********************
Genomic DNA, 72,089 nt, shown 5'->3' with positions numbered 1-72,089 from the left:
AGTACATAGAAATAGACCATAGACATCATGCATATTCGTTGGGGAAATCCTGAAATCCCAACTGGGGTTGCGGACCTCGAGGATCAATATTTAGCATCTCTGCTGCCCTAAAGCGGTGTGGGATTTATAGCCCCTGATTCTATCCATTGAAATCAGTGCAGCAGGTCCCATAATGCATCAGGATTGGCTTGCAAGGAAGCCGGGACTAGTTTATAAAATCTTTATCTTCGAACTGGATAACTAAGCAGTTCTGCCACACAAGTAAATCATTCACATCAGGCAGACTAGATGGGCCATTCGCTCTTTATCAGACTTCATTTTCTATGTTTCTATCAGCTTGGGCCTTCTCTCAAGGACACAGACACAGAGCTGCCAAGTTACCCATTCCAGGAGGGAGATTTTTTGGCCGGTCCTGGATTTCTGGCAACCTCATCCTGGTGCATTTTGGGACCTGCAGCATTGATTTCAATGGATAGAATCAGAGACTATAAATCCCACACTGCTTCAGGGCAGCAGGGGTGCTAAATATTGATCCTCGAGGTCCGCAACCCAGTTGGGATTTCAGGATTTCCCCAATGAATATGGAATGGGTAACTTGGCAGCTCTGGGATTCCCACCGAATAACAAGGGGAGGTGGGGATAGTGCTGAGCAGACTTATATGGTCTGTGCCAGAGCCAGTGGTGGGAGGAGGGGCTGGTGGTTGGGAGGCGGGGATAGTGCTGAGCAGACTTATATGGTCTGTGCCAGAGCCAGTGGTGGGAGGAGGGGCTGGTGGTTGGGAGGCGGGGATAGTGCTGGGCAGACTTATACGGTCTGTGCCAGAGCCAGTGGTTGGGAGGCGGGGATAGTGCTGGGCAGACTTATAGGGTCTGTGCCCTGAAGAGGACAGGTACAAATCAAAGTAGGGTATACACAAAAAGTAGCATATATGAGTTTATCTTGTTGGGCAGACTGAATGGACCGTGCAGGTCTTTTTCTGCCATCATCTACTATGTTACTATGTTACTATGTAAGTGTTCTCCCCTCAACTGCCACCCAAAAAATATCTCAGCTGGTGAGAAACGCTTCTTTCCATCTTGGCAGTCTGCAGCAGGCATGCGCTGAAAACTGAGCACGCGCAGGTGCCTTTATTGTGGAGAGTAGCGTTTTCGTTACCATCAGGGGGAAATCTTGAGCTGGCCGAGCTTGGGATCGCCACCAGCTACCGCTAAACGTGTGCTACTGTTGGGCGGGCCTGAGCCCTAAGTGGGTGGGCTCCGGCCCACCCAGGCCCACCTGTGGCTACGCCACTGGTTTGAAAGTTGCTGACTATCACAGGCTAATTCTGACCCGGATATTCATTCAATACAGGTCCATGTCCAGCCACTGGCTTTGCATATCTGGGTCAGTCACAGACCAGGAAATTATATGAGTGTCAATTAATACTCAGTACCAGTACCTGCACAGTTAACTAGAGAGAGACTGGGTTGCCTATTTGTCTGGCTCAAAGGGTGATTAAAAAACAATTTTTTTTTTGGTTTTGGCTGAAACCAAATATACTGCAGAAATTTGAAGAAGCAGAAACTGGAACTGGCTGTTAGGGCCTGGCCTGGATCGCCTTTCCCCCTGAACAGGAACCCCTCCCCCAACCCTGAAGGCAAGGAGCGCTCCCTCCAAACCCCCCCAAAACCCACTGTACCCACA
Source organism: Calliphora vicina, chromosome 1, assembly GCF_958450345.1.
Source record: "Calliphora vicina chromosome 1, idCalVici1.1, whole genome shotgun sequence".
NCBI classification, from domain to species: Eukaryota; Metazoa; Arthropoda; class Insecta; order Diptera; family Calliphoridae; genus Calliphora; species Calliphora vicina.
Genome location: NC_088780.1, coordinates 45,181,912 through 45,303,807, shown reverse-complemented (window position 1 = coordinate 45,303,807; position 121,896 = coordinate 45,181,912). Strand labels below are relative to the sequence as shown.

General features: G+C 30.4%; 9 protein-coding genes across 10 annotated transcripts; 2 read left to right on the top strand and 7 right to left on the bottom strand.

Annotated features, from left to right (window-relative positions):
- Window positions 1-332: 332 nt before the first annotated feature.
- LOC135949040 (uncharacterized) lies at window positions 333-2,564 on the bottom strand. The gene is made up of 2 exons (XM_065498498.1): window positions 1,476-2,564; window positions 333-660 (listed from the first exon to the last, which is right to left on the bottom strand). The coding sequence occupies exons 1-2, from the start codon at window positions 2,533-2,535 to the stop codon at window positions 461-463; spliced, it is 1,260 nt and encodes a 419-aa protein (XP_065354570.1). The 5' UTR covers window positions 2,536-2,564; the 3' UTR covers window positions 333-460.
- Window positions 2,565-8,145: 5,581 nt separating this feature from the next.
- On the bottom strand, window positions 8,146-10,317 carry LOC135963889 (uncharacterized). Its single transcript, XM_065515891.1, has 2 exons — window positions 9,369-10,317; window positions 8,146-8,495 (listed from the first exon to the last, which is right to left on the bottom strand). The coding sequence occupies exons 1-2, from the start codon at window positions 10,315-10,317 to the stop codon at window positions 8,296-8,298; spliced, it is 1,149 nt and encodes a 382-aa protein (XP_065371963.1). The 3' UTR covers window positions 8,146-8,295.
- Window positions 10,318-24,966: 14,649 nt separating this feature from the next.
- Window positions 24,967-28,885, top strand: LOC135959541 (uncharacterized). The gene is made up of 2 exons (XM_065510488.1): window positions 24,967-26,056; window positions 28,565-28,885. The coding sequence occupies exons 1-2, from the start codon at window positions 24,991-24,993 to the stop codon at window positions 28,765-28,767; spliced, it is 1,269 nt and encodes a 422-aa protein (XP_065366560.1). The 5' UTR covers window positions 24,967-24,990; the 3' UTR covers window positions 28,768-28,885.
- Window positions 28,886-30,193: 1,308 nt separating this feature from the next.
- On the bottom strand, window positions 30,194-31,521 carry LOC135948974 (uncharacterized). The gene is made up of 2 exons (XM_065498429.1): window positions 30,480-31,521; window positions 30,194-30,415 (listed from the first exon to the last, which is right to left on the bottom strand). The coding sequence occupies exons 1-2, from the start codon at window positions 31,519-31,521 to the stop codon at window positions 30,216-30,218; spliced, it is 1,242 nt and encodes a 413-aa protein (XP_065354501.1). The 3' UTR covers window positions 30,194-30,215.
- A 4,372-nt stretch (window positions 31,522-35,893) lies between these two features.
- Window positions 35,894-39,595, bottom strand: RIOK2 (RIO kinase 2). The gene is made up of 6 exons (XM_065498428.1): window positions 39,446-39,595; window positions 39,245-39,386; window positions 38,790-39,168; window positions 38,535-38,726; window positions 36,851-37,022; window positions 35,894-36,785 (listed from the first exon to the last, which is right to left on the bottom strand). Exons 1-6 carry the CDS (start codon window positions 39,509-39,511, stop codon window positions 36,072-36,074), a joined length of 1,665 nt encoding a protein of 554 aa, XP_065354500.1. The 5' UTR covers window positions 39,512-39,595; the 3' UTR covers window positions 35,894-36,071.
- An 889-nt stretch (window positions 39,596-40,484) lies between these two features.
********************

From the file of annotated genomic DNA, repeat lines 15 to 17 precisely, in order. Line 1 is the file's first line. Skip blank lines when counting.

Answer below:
- Window positions 28,886-30,193: 1,308 nt separating this feature from the next.
- On the bottom strand, window positions 30,194-31,521 carry LOC135948974 (uncharacterized). The gene is made up of 2 exons (XM_065498429.1): window positions 30,480-31,521; window positions 30,194-30,415 (listed from the first exon to the last, which is right to left on the bottom strand). The coding sequence occupies exons 1-2, from the start codon at window positions 31,519-31,521 to the stop codon at window positions 30,216-30,218; spliced, it is 1,242 nt and encodes a 413-aa protein (XP_065354501.1). The 3' UTR covers window positions 30,194-30,215.
- A 4,372-nt stretch (window positions 31,522-35,893) lies between these two features.